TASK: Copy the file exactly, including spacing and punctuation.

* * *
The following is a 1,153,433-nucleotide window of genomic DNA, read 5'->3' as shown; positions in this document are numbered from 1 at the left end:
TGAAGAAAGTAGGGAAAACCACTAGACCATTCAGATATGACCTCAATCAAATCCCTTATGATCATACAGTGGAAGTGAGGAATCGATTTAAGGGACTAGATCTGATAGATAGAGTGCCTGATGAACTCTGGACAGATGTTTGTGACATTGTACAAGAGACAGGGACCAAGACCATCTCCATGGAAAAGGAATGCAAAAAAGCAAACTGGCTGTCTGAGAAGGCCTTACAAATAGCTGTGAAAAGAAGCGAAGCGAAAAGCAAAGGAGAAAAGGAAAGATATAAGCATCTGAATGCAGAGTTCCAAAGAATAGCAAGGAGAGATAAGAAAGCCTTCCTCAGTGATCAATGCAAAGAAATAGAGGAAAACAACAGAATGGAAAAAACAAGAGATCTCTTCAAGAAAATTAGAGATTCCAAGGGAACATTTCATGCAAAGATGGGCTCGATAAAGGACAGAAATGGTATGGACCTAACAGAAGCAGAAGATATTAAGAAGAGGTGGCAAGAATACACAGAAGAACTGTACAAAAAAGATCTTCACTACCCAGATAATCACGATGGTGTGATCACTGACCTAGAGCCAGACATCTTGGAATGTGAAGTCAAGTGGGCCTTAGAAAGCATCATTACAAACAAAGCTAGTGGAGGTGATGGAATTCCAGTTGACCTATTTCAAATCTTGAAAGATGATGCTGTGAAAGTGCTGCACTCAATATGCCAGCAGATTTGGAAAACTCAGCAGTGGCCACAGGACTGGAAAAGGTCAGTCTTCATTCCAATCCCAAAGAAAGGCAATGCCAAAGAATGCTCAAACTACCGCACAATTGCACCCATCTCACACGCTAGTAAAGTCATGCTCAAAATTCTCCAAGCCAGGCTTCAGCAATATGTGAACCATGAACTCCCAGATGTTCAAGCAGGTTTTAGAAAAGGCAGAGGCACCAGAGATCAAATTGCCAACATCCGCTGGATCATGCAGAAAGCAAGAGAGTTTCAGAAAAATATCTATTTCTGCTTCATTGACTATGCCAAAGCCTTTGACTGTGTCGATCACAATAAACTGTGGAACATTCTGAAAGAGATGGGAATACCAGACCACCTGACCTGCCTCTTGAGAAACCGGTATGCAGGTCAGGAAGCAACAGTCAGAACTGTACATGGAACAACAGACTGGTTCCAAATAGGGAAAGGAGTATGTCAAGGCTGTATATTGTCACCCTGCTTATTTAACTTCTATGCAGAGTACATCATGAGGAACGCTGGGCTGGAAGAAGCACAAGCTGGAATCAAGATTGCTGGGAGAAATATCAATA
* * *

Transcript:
The following is a 1,153,433-nucleotide window of genomic DNA, read 5'->3' as shown; positions in this document are numbered from 1 at the left end:
TGAAGAAAGTAGGGAAAACCACTAGACCATTCAGATATGACCTCAATCAAATCCCTTATGATCATACAGTGGAAGTGAGGAATCGATTTAAGGGACTAGATCTGATAGATAGAGTGCCTGATGAACTCTGGACAGATGTTTGTGACATTGTACAAGAGACAGGGACCAAGACCATCTCCATGGAAAAGGAATGCAAAAAAGCAAACTGGCTGTCTGAGAAGGCCTTACAAATAGCTGTGAAAAGAAGCGAAGCGAAAAGCAAAGGAGAAAAGGAAAGATATAAGCATCTGAATGCAGAGTTCCAAAGAATAGCAAGGAGAGATAAGAAAGCCTTCCTCAGTGATCAATGCAAAGAAATAGAGGAAAACAACAGAATGGAAAAAACAAGAGATCTCTTCAAGAAAATTAGAGATTCCAAGGGAACATTTCATGCAAAGATGGGCTCGATAAAGGACAGAAATGGTATGGACCTAACAGAAGCAGAAGATATTAAGAAGAGGTGGCAAGAATACACAGAAGAACTGTACAAAAAAGATCTTCACTACCCAGATAATCACGATGGTGTGATCACTGACCTAGAGCCAGACATCTTGGAATGTGAAGTCAAGTGGGCCTTAGAAAGCATCATTACAAACAAAGCTAGTGGAGGTGATGGAATTCCAGTTGACCTATTTCAAATCTTGAAAGATGATGCTGTGAAAGTGCTGCACTCAATATGCCAGCAGATTTGGAAAACTCAGCAGTGGCCACAGGACTGGAAAAGGTCAGTCTTCATTCCAATCCCAAAGAAAGGCAATGCCAAAGAATGCTCAAACTACCGCACAATTGCACCCATCTCACACGCTAGTAAAGTCATGCTCAAAATTCTCCAAGCCAGGCTTCAGCAATATGTGAACCATGAACTCCCAGATGTTCAAGCAGGTTTTAGAAAAGGCAGAGGCACCAGAGATCAAATTGCCAACATCCGCTGGATCATGCAGAAAGCAAGAGAGTTTCAGAAAAATATCTATTTCTGCTTCATTGACTATGCCAAAGCCTTTGACTGTGTCGATCACAATAAACTGTGGAACATTCTGAAAGAGATGGGAATACCAGACCACCTGACCTGCCTCTTGAGAAACCGGTATGCAGGTCAGGAAGCAACAGTCAGAACTGTACATGGAACAACAGACTGGTTCCAAATAGGGAAAGGAGTATGTCAAGGCTGTATATTGTCACCCTGCTTATTTAACTTCTATGCAGAGTACATCATGAGGAACGCTGGGCTGGAAGAAGCACAAGCTGGAATCAAGATTGCTGGGAGAAATATCAATA